Considered America’s greatest modern painter by several critics, Jackson Pollock (1912–56) developed a unique action-painting style of splashing and dripping paint on canvases. Many of us believe that an exuberant five-year-old could possibly achieve the same effect.
The Figge Art Museum in Davenport had his famous 8-by-20-foot Mural on display for three years. Stacey, Dot, and I spent part of an afternoon viewing it and other paintings from the University of Iowa Art Museum collection that were moved to Davenport after the historic flood of 2008. Mural has recently been valued at $140 million. The Art Institute of Chicago owns two fine Pollock paintings that we’ve viewed as well.
Here’s a six-slide trip to the Figge and the Art Institute and the image of a Pollock painting on a postal stamp that conveyed a card from one of us to another:
This summer we may try some abstract expressionism, or even action painting, of our own. Put away the easels and brushes; get out the knives and sticks. To that point, Pollock spoke of his technique:
My painting does not come from the easel. I prefer to tack the unstretched canvas to the hard wall or the floor. I need the resistance of a hard surface. On the floor I am more at ease. I feel nearer, more part of the painting, since this way I can walk around it, work from the four sides and literally be in the painting.
I continue to get further away from the usual painter’s tools such as easel, palette, brushes, etc. I prefer sticks, trowels, knives and dripping fluid paint or a heavy impasto with sand, broken glass or other foreign matter added.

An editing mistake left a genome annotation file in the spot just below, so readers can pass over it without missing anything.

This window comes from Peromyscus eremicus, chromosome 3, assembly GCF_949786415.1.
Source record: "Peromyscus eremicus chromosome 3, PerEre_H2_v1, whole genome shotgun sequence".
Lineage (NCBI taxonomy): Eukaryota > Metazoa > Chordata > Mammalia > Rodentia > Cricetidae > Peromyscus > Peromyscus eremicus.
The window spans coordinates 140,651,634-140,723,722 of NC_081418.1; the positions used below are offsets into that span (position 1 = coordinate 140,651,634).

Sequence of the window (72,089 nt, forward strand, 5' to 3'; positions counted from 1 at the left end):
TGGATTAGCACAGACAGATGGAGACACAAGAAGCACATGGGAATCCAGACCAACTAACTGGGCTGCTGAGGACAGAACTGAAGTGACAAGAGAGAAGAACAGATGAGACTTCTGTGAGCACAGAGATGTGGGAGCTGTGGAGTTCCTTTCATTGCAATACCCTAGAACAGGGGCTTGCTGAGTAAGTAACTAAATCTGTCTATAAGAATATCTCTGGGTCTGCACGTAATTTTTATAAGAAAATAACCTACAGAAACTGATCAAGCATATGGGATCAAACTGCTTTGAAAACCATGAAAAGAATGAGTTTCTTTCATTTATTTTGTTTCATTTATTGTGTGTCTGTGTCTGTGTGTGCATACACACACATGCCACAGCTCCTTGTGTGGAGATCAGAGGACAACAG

When I am in my painting, I’m not aware of what I’m doing. It is only after a sort of ‘get acquainted’ period that I see what I have been about. I have no fear of making changes, destroying the image, etc., because the painting has a life of its own. I try to let it come through. It is only when I lose contact with the painting that the result is a mess. Otherwise there is pure harmony, an easy give and take, and the painting comes out well. —Jackson Pollock, My Painting, 1956
More on Mural
Art critic and author Henry Adams came up with a new perspective on the painting four years ago:
I’m now convinced that Pollock wrote his name in large letters on the canvas—indeed, arranged the whole painting around his name. As far as I can tell, no one has previously made this assertion. Nor is there evidence that Pollock himself, who was loath to talk about his art and left behind few written records, ever mentioned this coded gesture.
Can you find the letters?